The Middle East is struggling to contain soaring food prices


Palestinians work in a traditional bakery in Rafah in the southern Gaza Strip on Monday. SAID KHATIB/AFP

CAIRO — Policymakers in some Middle Eastern countries that lack large oil reserves are scrambling to stem soaring food costs as their primary food supply chain is disrupted by the Russia-Ukraine conflict.

The conflict has exacerbated inflation in basic commodities that started well before the crisis.

These countries, which rely heavily on wheat imports from Russia and Ukraine and, in many cases, have limited financial resources to respond to rising food costs, are pursuing policies such as diversifying food imports, increasing food subsidies and cutting food taxes .

Some countries have also moved to shore up food supplies and make policy adjustments to reduce their heavy reliance on imported food, as food security is vital to maintaining social stability in the volatile Middle East.

In recent weeks, grain, oil and meat prices have risen in several Middle Eastern countries, particularly in countries heavily dependent on imports from Ukraine and Russia, which are still struggling and engaging in tough negotiations.

According to statistics released by Turkish media, Turkey now pays US$346 to import a ton of wheat, up from US$297 in 2021 when the country’s supply chain was hit by the COVID-19 pandemic. The price had increased from $230 in 2020.

Strong increase

In Egypt, the world’s top wheat importer, the market price for a tonne of flour rose to 11,000 Egyptian pounds ($700) in March, up from 9,000 pounds a month earlier, said Attia Hammad, head of the bakery department at the Cairo Chamber of Commerce.

In Palestine, the prices of flour, vegetables, chicken and sugar have risen sharply.

“The Russia-Ukraine conflict will have an impact on the global grain market, as Russia and Ukraine account for about 30 percent of world grain exports,” said Waleed Gaballah, professor of finance and economic justice at Cairo University.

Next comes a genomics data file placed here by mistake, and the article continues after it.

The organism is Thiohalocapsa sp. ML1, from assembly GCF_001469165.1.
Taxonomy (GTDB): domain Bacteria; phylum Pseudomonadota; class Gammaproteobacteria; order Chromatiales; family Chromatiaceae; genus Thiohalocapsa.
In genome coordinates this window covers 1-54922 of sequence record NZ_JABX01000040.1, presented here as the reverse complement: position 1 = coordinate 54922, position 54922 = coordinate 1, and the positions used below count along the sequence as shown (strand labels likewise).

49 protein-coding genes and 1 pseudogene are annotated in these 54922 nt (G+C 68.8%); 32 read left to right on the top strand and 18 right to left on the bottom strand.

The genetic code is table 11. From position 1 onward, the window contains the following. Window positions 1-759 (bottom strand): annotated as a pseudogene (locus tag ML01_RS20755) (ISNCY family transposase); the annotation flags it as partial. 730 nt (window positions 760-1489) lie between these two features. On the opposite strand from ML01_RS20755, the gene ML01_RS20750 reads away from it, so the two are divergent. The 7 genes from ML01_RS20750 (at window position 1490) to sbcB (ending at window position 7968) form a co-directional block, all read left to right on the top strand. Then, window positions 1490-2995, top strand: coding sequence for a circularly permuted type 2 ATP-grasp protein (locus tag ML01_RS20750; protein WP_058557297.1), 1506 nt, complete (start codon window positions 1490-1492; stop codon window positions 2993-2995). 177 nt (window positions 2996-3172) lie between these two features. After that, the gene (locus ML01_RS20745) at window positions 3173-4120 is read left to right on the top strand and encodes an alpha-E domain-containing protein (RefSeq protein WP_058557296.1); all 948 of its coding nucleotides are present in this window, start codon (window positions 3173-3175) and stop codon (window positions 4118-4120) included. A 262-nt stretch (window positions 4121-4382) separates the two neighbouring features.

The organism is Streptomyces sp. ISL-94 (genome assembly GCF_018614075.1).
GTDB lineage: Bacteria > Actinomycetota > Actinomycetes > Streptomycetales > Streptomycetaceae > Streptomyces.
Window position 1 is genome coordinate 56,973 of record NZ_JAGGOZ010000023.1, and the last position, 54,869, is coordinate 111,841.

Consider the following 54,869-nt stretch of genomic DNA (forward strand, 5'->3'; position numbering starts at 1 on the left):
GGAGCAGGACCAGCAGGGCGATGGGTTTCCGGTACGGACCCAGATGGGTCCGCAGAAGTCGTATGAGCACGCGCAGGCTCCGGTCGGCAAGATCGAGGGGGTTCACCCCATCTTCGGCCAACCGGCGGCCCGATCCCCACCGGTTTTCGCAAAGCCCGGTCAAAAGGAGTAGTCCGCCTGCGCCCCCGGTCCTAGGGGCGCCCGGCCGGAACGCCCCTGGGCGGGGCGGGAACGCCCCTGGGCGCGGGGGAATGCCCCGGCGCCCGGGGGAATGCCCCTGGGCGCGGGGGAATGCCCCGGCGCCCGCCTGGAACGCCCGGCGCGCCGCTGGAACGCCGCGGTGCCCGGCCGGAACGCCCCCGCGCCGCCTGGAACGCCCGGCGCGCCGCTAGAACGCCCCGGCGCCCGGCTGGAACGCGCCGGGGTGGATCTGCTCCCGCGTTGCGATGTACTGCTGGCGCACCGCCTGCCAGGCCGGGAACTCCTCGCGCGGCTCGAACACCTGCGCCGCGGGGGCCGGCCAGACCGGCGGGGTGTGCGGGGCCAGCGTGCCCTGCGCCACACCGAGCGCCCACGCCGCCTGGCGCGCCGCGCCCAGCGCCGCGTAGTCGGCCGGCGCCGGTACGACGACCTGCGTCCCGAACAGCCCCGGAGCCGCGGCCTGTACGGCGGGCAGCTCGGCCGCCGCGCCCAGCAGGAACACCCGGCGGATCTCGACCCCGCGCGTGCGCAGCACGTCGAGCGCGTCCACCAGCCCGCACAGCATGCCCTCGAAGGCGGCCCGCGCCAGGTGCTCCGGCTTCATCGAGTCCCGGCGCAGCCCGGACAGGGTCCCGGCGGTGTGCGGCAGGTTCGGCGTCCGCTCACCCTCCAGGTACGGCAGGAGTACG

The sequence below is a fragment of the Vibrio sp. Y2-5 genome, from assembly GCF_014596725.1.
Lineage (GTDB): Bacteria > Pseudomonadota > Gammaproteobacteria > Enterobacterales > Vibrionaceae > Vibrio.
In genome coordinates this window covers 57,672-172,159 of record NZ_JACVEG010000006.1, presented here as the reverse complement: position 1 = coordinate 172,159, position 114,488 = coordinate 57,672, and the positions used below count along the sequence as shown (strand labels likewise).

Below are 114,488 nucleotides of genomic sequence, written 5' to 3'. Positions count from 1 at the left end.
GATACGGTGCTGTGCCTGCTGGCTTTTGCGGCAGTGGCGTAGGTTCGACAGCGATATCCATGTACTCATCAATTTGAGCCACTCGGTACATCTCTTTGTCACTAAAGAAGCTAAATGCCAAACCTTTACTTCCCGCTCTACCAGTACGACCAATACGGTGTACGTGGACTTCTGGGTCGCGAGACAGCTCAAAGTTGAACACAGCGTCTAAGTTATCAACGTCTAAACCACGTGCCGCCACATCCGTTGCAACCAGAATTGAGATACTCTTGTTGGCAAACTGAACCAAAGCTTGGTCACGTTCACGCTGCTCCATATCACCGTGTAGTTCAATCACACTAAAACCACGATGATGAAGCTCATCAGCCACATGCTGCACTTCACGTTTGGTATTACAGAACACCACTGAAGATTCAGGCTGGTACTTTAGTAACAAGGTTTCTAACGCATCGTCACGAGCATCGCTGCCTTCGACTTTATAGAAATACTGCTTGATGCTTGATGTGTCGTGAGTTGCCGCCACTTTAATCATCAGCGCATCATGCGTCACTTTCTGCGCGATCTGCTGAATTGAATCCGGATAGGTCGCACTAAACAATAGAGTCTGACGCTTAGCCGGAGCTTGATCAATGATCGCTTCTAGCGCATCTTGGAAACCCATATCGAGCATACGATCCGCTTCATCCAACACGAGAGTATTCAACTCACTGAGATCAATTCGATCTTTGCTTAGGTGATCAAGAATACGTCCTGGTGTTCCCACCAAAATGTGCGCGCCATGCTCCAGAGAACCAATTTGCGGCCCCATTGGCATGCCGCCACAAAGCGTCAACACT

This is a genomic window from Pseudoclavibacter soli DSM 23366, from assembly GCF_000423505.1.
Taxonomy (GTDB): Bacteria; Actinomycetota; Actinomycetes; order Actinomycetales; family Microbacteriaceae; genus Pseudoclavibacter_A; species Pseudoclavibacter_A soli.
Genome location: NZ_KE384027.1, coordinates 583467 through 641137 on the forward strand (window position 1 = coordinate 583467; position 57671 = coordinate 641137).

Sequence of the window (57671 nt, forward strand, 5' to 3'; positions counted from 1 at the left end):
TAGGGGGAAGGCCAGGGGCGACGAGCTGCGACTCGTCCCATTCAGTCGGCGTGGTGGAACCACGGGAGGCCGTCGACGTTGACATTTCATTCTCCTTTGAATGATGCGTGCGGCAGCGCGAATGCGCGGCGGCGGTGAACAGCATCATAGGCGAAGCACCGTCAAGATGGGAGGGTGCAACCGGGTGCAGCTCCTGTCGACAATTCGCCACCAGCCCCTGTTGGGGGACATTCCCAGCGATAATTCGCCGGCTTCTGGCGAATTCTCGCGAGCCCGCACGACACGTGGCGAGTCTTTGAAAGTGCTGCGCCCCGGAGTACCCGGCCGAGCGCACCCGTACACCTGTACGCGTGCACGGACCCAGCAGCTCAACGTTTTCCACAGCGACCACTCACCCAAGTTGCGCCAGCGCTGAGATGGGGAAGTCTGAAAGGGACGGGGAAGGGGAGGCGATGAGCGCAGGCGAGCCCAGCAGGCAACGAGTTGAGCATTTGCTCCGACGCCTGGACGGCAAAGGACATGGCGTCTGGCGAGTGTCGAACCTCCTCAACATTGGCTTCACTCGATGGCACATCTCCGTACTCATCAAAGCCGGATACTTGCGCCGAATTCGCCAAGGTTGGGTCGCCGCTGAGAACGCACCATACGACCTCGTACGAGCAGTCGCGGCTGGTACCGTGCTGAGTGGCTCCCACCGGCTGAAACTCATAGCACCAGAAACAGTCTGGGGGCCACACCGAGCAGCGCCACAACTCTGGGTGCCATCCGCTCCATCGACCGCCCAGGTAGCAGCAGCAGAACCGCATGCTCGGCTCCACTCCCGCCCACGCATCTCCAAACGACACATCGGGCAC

The impact on the Middle East food market is particularly noticeable in countries that largely rely on Russia and Ukraine for imports. In Istanbul, Turkey‘s largest city, the price of a 5-liter bottle of cooking oil had risen 35 percent to 200 Turkish liras ($14) in the three days to March 7. With 64 percent self-sufficiency in sunflower oil, Turkey has traditionally met the rest of its cooking oil needs through imports, mainly from Russia and Ukraine.

Consumers in Turkey have flocked to grocery stores and supermarkets with empty shelves due to soaring cooking oil prices and fears of shortages.

In poorer countries like Lebanon and Yemen, higher costs will make staple foods less accessible to those most in need.

The Russia-Ukraine conflict will further complicate Lebanon’s food supply chain as the country suffers from a financial crisis and grapples with a serious shortage of foreign exchange needed to import basic necessities and food products, said Ahmad Hoteit, a representative of the Lebanese wheat importers.

Russia and Ukraine are the two main sources of wheat imports to the Middle East. Egypt and Tunisia import 80 percent and 50 percent of their wheat from the two countries, respectively.



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